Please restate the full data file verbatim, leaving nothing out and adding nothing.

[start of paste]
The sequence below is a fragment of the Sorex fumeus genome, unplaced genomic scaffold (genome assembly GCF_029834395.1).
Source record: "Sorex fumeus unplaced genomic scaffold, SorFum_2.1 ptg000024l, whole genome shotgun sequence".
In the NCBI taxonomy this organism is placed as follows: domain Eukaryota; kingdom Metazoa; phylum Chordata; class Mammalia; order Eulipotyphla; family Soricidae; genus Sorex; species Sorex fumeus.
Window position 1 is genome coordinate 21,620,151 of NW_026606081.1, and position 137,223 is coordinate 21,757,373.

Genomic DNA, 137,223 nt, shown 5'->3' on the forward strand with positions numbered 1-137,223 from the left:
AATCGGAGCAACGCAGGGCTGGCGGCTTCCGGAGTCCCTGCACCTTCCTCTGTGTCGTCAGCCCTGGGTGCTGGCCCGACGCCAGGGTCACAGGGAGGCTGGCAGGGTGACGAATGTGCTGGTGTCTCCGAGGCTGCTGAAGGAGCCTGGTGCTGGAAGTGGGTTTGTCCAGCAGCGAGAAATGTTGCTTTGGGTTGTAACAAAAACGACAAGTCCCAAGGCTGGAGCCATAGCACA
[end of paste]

The sequence below is a fragment of the Sorex fumeus genome, unplaced genomic scaffold (genome assembly GCF_029834395.1).
Source record: "Sorex fumeus unplaced genomic scaffold, SorFum_2.1 ptg000024l, whole genome shotgun sequence".
In the NCBI taxonomy this organism is placed as follows: domain Eukaryota; kingdom Metazoa; phylum Chordata; class Mammalia; order Eulipotyphla; family Soricidae; genus Sorex; species Sorex fumeus.
Window position 1 is genome coordinate 21,620,151 of NW_026606081.1, and position 137,223 is coordinate 21,757,373.

Genomic DNA, 137,223 nt, shown 5'->3' on the forward strand with positions numbered 1-137,223 from the left:
AATCGGAGCAACGCAGGGCTGGCGGCTTCCGGAGTCCCTGCACCTTCCTCTGTGTCGTCAGCCCTGGGTGCTGGCCCGACGCCAGGGTCACAGGGAGGCTGGCAGGGTGACGAATGTGCTGGTGTCTCCGAGGCTGCTGAAGGAGCCTGGTGCTGGAAGTGGGTTTGTCCAGCAGCGAGAAATGTTGCTTTGGGTTGTAACAAAAACGACAAGTCCCAAGGCTGGAGCCATAGCACA